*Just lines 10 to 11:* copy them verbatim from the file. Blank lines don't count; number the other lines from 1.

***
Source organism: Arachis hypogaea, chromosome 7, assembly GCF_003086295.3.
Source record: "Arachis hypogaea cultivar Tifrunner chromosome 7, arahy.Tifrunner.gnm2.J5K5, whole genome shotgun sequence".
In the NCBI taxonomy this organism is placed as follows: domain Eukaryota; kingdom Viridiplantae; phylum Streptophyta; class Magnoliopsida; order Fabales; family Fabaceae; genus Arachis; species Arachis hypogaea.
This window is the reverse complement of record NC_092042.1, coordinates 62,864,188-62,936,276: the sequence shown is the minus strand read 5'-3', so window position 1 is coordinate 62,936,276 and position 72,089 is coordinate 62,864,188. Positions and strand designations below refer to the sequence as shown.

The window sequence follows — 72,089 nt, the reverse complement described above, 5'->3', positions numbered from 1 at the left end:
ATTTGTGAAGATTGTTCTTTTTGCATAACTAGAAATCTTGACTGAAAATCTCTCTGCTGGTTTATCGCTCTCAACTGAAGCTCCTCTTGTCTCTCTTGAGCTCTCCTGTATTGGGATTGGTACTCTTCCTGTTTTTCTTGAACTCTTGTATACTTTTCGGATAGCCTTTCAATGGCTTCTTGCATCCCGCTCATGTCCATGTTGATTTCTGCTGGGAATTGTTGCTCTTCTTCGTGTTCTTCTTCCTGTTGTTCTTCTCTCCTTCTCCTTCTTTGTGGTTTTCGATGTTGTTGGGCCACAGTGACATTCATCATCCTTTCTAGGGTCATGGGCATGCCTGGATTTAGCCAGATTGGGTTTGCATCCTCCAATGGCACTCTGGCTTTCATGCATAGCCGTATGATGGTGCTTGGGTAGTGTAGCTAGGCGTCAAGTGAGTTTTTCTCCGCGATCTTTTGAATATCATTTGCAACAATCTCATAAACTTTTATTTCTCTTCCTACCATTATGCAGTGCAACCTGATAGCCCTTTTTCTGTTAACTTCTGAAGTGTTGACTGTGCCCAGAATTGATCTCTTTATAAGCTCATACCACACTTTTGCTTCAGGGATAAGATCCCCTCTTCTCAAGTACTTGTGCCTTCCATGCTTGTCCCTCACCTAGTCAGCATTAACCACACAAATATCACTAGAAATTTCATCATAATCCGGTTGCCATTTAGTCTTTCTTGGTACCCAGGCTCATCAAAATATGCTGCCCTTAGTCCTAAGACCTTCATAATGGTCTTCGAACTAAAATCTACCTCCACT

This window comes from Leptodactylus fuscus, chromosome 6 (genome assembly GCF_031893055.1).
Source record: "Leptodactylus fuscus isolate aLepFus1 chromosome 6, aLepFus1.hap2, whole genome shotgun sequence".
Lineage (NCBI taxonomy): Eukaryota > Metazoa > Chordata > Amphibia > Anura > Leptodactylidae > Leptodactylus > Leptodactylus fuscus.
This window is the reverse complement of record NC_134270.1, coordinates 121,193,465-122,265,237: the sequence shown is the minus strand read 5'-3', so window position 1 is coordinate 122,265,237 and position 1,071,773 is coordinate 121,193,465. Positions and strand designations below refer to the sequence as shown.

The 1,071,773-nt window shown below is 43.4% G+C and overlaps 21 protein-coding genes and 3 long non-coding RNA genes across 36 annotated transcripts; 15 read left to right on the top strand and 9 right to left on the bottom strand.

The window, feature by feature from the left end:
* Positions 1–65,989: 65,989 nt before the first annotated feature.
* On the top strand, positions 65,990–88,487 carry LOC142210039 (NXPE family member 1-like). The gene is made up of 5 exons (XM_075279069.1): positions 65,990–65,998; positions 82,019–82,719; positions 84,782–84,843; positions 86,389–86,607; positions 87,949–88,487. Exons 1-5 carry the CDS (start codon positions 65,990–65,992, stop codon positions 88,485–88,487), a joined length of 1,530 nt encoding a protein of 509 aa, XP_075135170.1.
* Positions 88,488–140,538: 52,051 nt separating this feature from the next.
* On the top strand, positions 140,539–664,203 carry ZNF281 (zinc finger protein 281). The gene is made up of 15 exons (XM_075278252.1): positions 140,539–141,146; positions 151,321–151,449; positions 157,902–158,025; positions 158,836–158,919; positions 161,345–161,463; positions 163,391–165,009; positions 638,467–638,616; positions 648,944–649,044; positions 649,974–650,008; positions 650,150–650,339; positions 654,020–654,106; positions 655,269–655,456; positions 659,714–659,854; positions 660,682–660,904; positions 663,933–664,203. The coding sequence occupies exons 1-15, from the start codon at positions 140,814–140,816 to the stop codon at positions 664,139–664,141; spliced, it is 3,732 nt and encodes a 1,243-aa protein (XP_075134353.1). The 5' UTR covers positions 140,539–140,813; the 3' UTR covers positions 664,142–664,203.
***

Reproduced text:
This window is the reverse complement of record NC_134270.1, coordinates 121,193,465-122,265,237: the sequence shown is the minus strand read 5'-3', so window position 1 is coordinate 122,265,237 and position 1,071,773 is coordinate 121,193,465. Positions and strand designations below refer to the sequence as shown.

The 1,071,773-nt window shown below is 43.4% G+C and overlaps 21 protein-coding genes and 3 long non-coding RNA genes across 36 annotated transcripts; 15 read left to right on the top strand and 9 right to left on the bottom strand.